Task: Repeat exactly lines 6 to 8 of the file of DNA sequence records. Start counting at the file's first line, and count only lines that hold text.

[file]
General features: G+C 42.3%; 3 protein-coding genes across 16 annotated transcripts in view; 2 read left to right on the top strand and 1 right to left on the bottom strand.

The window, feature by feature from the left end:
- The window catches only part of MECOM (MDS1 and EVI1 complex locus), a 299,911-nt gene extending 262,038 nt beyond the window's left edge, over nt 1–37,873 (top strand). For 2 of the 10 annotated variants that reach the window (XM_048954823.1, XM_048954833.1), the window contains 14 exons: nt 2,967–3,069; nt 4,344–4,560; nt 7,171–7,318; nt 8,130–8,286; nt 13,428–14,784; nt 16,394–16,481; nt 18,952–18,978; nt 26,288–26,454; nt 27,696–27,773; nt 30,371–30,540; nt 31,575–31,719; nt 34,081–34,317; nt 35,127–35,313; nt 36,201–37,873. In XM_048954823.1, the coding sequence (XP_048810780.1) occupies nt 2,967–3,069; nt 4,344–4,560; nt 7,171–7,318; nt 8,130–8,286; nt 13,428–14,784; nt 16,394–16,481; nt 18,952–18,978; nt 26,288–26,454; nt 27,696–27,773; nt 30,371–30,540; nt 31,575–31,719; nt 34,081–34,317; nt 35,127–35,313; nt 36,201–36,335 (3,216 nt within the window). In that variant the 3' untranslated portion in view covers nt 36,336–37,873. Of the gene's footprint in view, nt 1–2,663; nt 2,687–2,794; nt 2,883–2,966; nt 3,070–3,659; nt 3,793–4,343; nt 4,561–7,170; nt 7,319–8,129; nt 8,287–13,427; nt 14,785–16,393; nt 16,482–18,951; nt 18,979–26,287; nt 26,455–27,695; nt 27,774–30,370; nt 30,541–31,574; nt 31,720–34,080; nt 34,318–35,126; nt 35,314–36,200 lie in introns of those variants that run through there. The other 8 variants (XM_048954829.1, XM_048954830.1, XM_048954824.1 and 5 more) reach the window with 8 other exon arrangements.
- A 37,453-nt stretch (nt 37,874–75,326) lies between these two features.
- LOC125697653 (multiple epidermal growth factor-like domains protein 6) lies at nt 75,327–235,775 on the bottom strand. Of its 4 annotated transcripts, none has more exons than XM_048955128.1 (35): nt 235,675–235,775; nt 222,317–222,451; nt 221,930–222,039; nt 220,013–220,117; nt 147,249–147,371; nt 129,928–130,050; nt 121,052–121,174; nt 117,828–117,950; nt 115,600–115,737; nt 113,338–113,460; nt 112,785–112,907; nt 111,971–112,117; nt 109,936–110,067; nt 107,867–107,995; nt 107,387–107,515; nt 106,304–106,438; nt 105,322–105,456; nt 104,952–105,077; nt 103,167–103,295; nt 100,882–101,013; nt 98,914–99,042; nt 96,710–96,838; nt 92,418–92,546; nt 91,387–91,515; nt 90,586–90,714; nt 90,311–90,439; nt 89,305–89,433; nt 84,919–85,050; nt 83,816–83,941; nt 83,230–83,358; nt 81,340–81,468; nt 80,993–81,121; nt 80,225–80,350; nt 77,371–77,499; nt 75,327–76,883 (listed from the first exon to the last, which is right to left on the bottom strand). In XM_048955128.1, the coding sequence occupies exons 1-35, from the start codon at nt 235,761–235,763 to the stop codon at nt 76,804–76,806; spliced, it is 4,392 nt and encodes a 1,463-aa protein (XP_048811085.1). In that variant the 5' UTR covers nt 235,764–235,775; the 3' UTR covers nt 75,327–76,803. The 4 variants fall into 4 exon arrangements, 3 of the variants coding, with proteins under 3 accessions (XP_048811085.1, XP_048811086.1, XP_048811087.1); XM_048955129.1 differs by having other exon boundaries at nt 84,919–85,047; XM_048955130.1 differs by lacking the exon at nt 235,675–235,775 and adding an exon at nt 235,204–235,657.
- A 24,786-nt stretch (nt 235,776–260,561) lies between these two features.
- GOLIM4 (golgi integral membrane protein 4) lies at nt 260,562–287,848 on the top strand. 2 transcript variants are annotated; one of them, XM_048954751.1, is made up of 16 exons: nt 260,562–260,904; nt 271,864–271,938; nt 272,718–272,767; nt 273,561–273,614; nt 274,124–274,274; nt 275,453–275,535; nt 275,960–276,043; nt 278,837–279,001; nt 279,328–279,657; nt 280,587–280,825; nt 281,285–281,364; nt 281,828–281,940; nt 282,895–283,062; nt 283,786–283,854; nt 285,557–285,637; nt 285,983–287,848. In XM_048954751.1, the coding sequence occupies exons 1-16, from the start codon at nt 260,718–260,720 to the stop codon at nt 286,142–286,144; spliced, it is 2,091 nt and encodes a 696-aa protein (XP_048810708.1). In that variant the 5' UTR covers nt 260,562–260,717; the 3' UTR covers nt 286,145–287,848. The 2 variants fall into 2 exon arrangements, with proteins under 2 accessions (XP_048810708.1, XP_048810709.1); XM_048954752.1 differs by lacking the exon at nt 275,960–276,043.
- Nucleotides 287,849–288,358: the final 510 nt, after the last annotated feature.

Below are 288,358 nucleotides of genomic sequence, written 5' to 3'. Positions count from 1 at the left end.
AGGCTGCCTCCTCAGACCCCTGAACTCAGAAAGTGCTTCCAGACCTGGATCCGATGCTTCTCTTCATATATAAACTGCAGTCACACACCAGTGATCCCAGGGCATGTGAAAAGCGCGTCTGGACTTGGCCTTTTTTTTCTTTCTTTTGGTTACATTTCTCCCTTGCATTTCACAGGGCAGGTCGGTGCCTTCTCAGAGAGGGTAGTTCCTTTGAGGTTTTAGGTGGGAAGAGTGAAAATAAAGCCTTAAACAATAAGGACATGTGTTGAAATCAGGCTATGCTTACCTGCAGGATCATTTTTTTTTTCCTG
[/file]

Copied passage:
- A 24,786-nt stretch (nt 235,776–260,561) lies between these two features.
- GOLIM4 (golgi integral membrane protein 4) lies at nt 260,562–287,848 on the top strand. 2 transcript variants are annotated; one of them, XM_048954751.1, is made up of 16 exons: nt 260,562–260,904; nt 271,864–271,938; nt 272,718–272,767; nt 273,561–273,614; nt 274,124–274,274; nt 275,453–275,535; nt 275,960–276,043; nt 278,837–279,001; nt 279,328–279,657; nt 280,587–280,825; nt 281,285–281,364; nt 281,828–281,940; nt 282,895–283,062; nt 283,786–283,854; nt 285,557–285,637; nt 285,983–287,848. In XM_048954751.1, the coding sequence occupies exons 1-16, from the start codon at nt 260,718–260,720 to the stop codon at nt 286,142–286,144; spliced, it is 2,091 nt and encodes a 696-aa protein (XP_048810708.1). In that variant the 5' UTR covers nt 260,562–260,717; the 3' UTR covers nt 286,145–287,848. The 2 variants fall into 2 exon arrangements, with proteins under 2 accessions (XP_048810708.1, XP_048810709.1); XM_048954752.1 differs by lacking the exon at nt 275,960–276,043.
- Nucleotides 287,849–288,358: the final 510 nt, after the last annotated feature.